Working Paper

Extreme Wildfires, Distant Air Pollution, and Household Financial Health

Abstract: We link detailed wildfire burn, satellite smoke plume, and ground-level pollution data to estimate the effects of extreme wildfire and related smoke and air pollution events on housing and consumer financial outcomes. Findings provide novel evidence of elevated spending, indebtedness, and loan delinquencies among households distant from the burn perimeter but exposed to high levels of wildfire-attributed air pollution. Results also show higher levels of financial distress among renters in the burn zone, particularly those with lower credit scores. Financial distress among homeowners within the fire perimeter is less prevalent, likely owing to insurance payout. Findings also show out-migration and declines in house values in wildfire burn areas. The adverse smoke and pollution effects are salient to a substantial geographically dispersed population and add appreciably to the household financial impacts of extreme wildfires.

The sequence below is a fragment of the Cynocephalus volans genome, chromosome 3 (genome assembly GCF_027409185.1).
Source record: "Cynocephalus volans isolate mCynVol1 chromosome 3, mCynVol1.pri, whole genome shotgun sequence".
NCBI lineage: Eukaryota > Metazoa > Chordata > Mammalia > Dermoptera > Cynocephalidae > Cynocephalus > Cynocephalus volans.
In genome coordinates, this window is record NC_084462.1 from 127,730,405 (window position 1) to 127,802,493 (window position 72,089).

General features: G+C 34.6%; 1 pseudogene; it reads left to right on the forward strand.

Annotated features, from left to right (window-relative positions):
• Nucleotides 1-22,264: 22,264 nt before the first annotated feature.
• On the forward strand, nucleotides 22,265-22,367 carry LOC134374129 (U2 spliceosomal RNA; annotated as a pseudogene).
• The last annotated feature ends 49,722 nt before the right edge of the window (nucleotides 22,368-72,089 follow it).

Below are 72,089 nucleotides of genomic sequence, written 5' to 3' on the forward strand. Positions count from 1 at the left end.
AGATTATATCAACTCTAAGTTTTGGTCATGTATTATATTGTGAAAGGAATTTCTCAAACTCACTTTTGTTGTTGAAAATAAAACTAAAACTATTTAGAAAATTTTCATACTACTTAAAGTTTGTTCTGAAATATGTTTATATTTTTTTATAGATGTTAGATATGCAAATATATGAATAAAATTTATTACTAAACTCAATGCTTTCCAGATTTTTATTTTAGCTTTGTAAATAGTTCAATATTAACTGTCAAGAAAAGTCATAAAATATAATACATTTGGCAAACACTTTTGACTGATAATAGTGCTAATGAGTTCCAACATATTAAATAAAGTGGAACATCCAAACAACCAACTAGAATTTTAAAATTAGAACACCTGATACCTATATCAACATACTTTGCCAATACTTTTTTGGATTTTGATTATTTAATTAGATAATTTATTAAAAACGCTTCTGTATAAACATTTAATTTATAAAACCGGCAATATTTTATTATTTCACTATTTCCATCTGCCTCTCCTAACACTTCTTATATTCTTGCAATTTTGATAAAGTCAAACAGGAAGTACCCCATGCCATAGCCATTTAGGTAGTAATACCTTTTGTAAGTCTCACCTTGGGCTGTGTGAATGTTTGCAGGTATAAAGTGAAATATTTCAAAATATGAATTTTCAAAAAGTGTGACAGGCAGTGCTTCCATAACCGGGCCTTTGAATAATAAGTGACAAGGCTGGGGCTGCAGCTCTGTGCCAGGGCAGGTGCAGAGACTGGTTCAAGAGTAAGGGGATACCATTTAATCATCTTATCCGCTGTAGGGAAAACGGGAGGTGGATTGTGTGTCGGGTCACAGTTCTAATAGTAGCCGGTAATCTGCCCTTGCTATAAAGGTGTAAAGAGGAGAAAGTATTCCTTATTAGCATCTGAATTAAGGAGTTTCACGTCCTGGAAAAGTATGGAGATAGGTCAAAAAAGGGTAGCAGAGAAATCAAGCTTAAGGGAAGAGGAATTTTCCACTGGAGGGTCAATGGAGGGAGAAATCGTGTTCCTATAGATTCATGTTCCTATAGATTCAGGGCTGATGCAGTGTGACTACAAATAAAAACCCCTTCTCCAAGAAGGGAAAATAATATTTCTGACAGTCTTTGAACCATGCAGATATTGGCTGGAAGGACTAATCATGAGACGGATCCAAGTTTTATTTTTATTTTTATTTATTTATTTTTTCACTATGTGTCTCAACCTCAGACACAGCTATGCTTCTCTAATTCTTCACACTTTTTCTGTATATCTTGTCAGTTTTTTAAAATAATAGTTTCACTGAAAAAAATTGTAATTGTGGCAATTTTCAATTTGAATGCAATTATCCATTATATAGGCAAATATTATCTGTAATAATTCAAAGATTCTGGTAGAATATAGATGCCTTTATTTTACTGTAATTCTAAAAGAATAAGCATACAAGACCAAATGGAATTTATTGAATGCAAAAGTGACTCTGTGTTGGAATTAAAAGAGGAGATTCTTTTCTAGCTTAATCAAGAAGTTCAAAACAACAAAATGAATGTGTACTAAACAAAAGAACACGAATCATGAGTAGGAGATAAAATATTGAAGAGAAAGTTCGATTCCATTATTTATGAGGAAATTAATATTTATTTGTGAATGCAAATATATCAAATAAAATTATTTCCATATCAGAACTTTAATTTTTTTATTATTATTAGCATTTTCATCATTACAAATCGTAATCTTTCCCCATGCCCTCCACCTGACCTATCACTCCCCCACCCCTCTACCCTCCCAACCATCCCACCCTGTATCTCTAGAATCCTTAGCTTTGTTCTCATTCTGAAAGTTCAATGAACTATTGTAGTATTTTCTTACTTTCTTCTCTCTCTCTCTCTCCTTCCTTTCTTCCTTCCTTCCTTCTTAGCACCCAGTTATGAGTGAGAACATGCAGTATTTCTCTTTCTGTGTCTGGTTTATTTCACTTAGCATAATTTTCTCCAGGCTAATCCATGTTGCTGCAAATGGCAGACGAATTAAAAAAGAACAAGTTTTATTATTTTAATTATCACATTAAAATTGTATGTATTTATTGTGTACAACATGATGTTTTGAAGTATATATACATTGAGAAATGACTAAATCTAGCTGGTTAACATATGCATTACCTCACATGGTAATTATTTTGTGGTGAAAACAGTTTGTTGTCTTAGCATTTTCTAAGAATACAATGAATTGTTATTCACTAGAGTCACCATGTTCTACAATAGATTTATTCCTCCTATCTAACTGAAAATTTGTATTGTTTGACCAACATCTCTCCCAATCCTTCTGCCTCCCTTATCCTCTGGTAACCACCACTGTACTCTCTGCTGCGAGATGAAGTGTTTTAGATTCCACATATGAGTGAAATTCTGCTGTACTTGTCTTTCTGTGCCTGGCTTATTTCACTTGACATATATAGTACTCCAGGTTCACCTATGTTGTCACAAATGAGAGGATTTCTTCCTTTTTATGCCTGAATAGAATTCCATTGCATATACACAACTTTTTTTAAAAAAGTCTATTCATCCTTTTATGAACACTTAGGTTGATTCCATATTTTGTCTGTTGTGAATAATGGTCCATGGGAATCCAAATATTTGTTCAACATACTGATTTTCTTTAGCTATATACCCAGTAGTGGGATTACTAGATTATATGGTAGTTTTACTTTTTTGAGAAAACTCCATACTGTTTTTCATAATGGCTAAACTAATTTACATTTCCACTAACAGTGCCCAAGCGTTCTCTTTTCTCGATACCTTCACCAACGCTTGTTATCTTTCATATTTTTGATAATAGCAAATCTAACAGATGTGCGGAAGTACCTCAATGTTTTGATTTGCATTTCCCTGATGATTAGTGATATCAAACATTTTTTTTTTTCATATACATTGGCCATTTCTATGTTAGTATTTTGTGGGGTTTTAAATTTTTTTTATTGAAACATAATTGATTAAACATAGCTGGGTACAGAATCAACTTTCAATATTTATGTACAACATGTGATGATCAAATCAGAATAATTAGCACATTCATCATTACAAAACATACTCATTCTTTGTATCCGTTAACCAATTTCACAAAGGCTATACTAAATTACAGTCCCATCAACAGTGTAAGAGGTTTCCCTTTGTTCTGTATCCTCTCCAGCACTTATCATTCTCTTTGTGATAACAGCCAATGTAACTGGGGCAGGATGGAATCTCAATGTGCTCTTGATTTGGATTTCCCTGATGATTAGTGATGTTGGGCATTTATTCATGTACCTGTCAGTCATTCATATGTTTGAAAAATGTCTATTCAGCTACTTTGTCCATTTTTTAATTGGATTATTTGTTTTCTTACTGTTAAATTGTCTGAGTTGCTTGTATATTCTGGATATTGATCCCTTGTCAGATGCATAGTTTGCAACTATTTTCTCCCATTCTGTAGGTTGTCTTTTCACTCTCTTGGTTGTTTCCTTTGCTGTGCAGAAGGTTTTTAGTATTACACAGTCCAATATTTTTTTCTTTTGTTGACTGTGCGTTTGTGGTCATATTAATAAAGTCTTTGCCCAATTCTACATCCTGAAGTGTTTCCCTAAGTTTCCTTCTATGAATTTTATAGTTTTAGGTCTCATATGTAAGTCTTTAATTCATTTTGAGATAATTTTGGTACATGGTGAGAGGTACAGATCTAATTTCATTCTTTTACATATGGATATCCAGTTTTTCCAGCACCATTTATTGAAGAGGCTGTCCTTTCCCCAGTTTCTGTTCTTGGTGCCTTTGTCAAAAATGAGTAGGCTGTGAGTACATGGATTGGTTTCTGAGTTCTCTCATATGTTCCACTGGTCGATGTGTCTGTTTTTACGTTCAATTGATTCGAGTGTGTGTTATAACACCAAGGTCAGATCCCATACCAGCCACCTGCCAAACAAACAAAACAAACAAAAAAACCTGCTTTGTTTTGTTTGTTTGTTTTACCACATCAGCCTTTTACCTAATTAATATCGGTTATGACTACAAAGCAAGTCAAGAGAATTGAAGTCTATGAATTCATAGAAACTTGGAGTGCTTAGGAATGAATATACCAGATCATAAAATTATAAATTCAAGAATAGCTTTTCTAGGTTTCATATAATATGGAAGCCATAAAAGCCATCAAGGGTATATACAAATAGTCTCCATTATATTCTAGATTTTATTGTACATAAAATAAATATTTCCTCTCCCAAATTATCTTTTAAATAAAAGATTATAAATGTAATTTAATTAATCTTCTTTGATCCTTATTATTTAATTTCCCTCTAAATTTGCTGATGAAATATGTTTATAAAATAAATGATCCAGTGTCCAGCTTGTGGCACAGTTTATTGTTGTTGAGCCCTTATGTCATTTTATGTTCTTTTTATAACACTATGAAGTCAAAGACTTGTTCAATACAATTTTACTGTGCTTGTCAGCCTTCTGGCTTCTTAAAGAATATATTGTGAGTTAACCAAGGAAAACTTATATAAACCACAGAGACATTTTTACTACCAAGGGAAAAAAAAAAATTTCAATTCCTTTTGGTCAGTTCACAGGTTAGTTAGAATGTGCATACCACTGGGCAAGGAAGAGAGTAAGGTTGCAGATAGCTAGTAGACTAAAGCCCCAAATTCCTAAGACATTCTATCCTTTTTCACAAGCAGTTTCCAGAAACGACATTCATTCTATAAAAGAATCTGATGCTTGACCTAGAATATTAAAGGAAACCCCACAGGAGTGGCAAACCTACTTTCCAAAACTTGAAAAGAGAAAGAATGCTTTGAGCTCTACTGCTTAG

Keywords: Wildfires; Air Pollution; Consumer Credit; Financial Distress; Spending;

JEL Classification: R23; Q53; Q54; D12;

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Bibliographic Information

Provider: Federal Reserve Bank of Philadelphia

Part of Series: Working Papers

Publication Date: 2024-01-03

Number: 24-01